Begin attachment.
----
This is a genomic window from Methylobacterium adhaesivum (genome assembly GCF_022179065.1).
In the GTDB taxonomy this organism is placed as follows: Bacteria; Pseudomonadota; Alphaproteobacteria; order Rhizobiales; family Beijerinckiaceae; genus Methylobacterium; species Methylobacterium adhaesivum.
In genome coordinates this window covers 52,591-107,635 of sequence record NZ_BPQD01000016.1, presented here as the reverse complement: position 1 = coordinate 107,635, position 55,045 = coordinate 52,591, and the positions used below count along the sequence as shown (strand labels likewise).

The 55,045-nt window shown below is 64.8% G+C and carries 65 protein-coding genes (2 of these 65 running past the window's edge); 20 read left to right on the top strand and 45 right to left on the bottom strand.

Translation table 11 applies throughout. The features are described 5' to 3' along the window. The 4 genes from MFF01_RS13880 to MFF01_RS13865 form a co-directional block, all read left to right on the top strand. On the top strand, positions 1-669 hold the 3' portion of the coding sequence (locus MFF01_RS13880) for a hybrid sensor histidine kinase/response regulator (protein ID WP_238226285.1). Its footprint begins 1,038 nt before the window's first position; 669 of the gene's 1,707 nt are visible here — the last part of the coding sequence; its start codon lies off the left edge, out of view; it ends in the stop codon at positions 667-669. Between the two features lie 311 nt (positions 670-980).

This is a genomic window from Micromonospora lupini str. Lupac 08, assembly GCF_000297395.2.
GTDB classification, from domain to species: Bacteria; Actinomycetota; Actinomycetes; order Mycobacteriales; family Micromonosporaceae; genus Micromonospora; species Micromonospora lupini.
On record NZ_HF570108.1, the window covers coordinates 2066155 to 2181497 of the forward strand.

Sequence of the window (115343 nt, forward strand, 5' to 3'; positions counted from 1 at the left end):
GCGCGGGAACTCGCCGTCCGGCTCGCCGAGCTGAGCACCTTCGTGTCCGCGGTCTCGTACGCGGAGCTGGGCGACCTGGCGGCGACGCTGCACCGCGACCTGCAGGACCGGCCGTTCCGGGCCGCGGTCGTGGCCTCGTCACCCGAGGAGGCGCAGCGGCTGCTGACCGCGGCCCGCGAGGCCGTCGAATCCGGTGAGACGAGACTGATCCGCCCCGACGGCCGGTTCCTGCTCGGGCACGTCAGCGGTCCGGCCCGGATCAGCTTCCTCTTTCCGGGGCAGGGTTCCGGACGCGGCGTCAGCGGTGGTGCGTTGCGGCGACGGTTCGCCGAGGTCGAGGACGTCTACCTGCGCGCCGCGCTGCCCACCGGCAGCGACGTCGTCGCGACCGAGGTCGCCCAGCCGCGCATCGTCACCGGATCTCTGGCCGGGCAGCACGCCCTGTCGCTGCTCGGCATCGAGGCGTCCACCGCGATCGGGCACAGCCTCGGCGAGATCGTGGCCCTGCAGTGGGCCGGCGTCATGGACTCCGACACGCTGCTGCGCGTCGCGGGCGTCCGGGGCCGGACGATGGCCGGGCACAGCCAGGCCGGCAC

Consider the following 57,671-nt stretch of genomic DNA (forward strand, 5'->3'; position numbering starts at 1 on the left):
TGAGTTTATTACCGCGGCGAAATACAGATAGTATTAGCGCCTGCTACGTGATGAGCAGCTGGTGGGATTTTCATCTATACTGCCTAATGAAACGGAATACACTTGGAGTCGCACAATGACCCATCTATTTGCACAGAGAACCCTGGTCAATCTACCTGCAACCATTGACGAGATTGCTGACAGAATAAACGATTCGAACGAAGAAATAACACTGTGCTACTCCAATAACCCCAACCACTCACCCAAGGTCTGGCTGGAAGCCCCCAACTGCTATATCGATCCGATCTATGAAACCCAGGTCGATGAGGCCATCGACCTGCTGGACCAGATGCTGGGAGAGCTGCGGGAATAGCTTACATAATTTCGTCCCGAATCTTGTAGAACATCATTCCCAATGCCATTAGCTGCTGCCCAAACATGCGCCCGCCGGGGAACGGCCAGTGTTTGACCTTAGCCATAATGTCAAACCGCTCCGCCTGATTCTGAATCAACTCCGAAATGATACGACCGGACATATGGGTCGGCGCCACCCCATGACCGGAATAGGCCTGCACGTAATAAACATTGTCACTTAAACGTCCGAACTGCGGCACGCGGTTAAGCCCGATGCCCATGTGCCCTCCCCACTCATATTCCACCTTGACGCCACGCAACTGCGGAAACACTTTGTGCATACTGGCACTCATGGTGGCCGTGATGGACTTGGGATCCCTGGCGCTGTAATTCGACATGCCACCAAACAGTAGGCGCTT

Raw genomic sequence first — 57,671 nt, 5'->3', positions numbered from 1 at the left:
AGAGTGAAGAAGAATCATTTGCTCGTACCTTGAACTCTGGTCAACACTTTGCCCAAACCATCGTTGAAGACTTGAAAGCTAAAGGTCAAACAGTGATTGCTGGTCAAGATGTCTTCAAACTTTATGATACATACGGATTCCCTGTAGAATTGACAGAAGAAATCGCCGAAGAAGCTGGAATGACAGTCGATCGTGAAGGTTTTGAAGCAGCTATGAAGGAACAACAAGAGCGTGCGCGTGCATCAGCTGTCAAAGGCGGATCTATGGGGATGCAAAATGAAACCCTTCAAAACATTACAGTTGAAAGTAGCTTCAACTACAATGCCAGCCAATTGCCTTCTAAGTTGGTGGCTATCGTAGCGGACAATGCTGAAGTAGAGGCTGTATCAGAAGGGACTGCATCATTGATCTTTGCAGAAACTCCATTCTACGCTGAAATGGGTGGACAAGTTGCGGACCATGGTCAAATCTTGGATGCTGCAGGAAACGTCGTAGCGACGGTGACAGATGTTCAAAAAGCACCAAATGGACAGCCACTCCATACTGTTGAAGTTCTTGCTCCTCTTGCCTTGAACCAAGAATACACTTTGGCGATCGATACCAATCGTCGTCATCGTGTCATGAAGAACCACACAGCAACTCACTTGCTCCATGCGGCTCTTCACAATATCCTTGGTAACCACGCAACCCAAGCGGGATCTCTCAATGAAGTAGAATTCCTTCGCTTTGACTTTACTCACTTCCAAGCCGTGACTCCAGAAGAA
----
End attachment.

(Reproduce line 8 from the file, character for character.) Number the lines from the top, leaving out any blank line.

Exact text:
On record NZ_HF570108.1, the window covers coordinates 2066155 to 2181497 of the forward strand.